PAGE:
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Effects of Acute Thermal Stress on Texas Hornshell Mussel (Popenaias popeii)




Radich, Jessica

Type of Degree

Master's Thesis


School of Fisheries, Aquaculture, and Aquatic Sciences

Restriction Status


Restriction Type

Auburn University Users

Date Available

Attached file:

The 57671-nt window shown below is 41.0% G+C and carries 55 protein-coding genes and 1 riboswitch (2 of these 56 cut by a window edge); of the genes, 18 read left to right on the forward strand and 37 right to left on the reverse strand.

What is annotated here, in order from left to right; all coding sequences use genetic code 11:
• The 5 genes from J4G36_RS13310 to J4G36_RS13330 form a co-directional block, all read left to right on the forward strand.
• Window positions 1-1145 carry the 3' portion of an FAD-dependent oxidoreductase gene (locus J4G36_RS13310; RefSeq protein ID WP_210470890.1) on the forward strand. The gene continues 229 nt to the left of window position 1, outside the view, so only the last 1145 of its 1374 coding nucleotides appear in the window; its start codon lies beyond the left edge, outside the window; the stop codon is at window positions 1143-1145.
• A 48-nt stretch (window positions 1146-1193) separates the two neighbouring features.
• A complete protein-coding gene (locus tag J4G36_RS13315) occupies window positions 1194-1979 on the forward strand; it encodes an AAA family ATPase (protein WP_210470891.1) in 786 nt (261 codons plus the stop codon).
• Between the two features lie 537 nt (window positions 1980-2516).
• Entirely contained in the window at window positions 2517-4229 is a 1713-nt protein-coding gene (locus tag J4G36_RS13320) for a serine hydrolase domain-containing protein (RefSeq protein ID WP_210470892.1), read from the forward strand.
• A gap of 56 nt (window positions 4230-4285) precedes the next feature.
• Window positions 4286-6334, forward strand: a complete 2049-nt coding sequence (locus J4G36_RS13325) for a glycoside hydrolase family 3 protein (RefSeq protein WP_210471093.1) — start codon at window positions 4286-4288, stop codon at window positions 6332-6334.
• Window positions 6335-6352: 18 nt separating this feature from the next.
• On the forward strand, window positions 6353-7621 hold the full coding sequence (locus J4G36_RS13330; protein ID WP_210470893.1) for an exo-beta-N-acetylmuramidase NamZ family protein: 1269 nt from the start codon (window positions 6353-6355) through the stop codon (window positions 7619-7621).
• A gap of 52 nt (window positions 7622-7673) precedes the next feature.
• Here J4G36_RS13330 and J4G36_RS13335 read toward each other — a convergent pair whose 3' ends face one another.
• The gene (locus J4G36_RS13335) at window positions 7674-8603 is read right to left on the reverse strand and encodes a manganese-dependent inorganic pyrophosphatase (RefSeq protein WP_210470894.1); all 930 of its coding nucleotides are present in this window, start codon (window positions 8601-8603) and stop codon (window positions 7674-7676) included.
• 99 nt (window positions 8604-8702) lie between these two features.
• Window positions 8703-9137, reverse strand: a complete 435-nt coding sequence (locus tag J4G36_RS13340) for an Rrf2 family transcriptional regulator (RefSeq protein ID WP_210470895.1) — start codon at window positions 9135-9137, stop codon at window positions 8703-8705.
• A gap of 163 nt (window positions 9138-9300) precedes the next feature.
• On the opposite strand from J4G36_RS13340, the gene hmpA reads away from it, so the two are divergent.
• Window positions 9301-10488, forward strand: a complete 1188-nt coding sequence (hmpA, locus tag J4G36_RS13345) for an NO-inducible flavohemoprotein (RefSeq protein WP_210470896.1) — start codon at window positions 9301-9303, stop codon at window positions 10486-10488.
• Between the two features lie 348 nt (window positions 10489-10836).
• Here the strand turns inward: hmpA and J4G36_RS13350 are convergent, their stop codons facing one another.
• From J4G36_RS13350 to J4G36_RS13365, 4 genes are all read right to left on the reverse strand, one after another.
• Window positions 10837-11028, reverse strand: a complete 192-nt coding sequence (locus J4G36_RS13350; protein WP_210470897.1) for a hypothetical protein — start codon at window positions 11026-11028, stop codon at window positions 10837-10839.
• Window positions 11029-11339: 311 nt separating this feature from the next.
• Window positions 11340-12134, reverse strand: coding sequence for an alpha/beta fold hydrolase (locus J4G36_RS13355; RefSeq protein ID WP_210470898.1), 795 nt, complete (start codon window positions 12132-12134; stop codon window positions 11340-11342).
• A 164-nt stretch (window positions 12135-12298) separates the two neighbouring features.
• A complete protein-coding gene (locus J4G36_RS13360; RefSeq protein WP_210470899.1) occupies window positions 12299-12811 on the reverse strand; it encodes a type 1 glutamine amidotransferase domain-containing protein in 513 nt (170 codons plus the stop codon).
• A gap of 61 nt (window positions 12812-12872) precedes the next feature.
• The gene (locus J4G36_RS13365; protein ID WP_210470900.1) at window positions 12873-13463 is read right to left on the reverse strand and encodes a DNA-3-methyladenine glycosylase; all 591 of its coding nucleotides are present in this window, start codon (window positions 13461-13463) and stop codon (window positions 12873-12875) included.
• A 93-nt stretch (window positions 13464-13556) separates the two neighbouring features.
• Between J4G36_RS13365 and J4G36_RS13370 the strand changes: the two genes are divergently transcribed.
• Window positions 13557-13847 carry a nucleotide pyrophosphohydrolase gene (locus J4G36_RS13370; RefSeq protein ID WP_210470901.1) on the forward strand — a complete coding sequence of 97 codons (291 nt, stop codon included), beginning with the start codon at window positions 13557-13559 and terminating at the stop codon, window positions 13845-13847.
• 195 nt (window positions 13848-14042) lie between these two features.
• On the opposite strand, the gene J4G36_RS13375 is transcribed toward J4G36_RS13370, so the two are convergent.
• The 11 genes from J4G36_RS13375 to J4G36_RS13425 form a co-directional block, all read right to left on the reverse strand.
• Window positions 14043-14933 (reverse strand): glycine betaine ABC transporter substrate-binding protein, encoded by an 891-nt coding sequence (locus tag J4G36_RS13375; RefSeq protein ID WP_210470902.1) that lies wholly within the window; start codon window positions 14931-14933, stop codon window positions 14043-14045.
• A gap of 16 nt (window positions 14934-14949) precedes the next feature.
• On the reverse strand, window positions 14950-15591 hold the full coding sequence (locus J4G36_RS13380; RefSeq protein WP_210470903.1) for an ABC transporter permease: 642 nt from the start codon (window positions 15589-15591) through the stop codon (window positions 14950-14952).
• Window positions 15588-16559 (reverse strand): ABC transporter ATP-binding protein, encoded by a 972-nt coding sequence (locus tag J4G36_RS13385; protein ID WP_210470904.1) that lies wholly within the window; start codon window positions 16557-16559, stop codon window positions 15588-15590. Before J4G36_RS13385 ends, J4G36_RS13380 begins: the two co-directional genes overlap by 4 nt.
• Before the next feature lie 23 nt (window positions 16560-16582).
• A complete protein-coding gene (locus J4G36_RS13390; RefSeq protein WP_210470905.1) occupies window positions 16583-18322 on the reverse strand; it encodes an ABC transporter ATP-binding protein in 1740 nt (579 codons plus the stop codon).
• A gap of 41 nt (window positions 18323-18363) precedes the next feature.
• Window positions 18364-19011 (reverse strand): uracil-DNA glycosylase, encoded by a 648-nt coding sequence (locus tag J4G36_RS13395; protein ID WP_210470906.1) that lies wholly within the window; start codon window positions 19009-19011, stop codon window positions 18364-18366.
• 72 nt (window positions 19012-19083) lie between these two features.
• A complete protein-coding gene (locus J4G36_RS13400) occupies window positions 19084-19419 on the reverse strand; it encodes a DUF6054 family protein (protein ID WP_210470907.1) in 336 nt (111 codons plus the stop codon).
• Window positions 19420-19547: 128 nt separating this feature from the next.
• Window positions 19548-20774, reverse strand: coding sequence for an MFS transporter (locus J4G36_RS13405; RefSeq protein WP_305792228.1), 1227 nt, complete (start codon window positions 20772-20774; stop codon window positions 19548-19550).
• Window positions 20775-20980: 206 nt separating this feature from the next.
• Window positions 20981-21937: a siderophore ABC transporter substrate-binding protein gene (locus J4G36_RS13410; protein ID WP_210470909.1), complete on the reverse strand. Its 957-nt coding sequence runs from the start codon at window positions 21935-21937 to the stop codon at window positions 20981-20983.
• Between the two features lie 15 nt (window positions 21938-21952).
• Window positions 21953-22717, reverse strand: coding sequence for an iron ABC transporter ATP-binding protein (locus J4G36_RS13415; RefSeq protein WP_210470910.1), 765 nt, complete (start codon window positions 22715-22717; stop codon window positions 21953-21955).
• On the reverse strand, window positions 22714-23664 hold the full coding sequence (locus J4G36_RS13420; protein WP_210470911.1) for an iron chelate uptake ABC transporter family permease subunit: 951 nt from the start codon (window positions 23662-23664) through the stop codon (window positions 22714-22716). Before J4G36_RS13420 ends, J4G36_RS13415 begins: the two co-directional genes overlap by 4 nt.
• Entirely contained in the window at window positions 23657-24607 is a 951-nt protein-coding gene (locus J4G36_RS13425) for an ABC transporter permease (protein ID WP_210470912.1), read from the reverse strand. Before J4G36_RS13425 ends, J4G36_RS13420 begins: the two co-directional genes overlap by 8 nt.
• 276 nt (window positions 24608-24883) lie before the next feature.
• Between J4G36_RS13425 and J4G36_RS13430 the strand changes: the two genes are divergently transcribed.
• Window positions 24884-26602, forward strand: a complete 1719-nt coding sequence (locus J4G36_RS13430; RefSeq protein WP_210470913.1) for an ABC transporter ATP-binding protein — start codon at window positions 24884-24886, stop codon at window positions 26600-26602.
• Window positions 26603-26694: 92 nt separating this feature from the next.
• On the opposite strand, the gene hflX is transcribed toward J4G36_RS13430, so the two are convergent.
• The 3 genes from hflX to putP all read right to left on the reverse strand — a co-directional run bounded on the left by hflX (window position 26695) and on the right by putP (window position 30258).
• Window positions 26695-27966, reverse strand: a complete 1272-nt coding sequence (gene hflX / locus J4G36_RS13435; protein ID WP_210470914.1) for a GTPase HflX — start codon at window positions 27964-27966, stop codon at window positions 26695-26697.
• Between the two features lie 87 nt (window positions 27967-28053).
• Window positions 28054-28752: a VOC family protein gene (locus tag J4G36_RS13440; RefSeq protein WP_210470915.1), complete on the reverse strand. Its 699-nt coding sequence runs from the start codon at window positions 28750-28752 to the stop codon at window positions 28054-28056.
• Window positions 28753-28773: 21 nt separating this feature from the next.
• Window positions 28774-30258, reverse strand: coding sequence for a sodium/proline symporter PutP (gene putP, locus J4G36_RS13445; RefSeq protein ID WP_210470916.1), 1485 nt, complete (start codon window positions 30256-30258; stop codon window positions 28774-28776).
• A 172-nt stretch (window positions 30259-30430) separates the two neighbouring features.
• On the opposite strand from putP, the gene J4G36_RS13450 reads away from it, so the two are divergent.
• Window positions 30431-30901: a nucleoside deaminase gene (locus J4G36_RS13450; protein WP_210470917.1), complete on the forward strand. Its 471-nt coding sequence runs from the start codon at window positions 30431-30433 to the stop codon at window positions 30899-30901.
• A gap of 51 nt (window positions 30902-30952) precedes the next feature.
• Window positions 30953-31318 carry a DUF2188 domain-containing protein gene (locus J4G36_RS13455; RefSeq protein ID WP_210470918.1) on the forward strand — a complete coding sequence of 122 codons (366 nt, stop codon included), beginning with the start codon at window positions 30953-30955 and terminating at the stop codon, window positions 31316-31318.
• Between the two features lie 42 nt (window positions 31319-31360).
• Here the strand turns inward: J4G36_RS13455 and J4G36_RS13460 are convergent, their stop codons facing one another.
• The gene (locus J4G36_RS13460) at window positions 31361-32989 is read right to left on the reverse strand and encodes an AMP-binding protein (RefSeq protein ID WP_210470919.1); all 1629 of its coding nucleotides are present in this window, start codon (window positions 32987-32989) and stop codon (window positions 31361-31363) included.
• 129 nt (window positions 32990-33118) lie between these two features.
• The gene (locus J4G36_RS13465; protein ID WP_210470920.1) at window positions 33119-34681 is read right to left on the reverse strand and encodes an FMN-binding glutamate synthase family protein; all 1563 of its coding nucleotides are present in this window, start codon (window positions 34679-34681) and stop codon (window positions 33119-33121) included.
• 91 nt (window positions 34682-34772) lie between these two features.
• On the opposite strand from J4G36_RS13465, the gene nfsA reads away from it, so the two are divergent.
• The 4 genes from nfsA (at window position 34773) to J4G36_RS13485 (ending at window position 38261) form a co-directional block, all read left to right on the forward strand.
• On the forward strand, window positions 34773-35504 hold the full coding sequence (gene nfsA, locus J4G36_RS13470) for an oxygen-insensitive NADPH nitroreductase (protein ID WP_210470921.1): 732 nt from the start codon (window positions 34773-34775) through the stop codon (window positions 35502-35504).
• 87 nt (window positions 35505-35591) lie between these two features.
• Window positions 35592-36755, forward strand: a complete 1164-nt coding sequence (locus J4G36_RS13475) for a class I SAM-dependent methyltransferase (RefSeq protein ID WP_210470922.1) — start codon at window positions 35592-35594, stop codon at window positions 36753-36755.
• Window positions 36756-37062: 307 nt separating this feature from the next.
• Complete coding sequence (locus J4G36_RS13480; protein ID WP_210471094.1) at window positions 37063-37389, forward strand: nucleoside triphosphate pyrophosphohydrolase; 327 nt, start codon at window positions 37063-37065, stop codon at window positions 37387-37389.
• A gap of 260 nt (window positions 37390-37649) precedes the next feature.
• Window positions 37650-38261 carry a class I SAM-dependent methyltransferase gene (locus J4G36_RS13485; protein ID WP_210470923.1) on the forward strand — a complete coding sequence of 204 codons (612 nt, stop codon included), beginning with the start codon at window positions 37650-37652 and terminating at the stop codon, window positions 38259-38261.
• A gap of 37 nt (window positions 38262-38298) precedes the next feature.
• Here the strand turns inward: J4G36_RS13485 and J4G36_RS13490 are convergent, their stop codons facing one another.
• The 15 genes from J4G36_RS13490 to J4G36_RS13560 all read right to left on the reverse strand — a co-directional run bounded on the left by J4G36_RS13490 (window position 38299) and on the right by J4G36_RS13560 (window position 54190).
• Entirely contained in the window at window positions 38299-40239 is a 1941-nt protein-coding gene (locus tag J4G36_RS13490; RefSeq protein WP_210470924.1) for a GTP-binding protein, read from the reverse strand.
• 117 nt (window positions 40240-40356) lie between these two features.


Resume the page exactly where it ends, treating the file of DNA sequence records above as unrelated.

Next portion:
Extreme weather conditions are placing increasing stress on aquatic ectotherms in the southern U.S. We investigated effects of thermal stress on the federally endangered Texas Hornshell (Popenaias popeii), the last freshwater mussel species in New Mexico. Using a combination of physiological assays, we examined effects of rapid temperature changes on scope for growth (SFG: energy surplus for growth and reproduction) and absolute aerobic scope (AAS: respiratory capacity in excess of that needed for basic maintenance). At the enzymatic level, respiratory capacity patterns differed from those of a previously examined ectotherm (marine shrimp), rendering estimates of AAS of minimal use in assessing thermal stress of Texas Hornshell. At the organismal level, diurnal changes in temperature typical of the summer months had a significant, negative impact on scope for growth. Maintaining sufficient daily flows during the hot summer months may be critical for the long-term survival of this species in New Mexico.